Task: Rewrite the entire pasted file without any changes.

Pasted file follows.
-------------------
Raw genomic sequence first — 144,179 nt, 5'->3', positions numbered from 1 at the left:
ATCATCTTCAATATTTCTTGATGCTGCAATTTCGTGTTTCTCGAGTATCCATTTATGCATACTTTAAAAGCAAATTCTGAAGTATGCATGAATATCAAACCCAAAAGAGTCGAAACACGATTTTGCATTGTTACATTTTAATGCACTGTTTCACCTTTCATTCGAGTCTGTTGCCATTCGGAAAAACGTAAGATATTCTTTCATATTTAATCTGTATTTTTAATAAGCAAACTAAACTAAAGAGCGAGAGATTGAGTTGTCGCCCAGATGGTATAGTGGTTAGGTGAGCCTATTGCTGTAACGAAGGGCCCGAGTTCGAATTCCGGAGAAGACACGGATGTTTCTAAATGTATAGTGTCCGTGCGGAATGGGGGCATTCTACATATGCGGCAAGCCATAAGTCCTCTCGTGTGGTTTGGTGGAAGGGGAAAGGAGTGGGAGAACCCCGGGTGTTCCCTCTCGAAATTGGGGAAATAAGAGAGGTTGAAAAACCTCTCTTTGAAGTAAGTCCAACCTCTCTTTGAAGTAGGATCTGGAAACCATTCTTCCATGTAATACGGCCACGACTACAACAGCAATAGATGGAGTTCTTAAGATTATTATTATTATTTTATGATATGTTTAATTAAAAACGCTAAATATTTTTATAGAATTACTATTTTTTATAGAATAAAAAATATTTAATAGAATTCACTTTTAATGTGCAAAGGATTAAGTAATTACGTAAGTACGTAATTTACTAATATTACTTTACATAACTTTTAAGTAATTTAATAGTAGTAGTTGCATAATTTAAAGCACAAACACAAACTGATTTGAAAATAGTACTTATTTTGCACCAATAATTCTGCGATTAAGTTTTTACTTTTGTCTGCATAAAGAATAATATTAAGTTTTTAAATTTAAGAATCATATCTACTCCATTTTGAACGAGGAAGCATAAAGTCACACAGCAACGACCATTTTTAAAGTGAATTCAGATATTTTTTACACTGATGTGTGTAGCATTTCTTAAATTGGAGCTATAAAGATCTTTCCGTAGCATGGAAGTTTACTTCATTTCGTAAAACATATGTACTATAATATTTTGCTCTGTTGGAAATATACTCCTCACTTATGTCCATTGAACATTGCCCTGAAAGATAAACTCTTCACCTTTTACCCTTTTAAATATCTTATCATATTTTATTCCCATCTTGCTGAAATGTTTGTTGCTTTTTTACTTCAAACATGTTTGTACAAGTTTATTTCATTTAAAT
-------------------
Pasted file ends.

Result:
Raw genomic sequence first — 144,179 nt, 5'->3', positions numbered from 1 at the left:
ATCATCTTCAATATTTCTTGATGCTGCAATTTCGTGTTTCTCGAGTATCCATTTATGCATACTTTAAAAGCAAATTCTGAAGTATGCATGAATATCAAACCCAAAAGAGTCGAAACACGATTTTGCATTGTTACATTTTAATGCACTGTTTCACCTTTCATTCGAGTCTGTTGCCATTCGGAAAAACGTAAGATATTCTTTCATATTTAATCTGTATTTTTAATAAGCAAACTAAACTAAAGAGCGAGAGATTGAGTTGTCGCCCAGATGGTATAGTGGTTAGGTGAGCCTATTGCTGTAACGAAGGGCCCGAGTTCGAATTCCGGAGAAGACACGGATGTTTCTAAATGTATAGTGTCCGTGCGGAATGGGGGCATTCTACATATGCGGCAAGCCATAAGTCCTCTCGTGTGGTTTGGTGGAAGGGGAAAGGAGTGGGAGAACCCCGGGTGTTCCCTCTCGAAATTGGGGAAATAAGAGAGGTTGAAAAACCTCTCTTTGAAGTAAGTCCAACCTCTCTTTGAAGTAGGATCTGGAAACCATTCTTCCATGTAATACGGCCACGACTACAACAGCAATAGATGGAGTTCTTAAGATTATTATTATTATTTTATGATATGTTTAATTAAAAACGCTAAATATTTTTATAGAATTACTATTTTTTATAGAATAAAAAATATTTAATAGAATTCACTTTTAATGTGCAAAGGATTAAGTAATTACGTAAGTACGTAATTTACTAATATTACTTTACATAACTTTTAAGTAATTTAATAGTAGTAGTTGCATAATTTAAAGCACAAACACAAACTGATTTGAAAATAGTACTTATTTTGCACCAATAATTCTGCGATTAAGTTTTTACTTTTGTCTGCATAAAGAATAATATTAAGTTTTTAAATTTAAGAATCATATCTACTCCATTTTGAACGAGGAAGCATAAAGTCACACAGCAACGACCATTTTTAAAGTGAATTCAGATATTTTTTACACTGATGTGTGTAGCATTTCTTAAATTGGAGCTATAAAGATCTTTCCGTAGCATGGAAGTTTACTTCATTTCGTAAAACATATGTACTATAATATTTTGCTCTGTTGGAAATATACTCCTCACTTATGTCCATTGAACATTGCCCTGAAAGATAAACTCTTCACCTTTTACCCTTTTAAATATCTTATCATATTTTATTCCCATCTTGCTGAAATGTTTGTTGCTTTTTTACTTCAAACATGTTTGTACAAGTTTATTTCATTTAAAT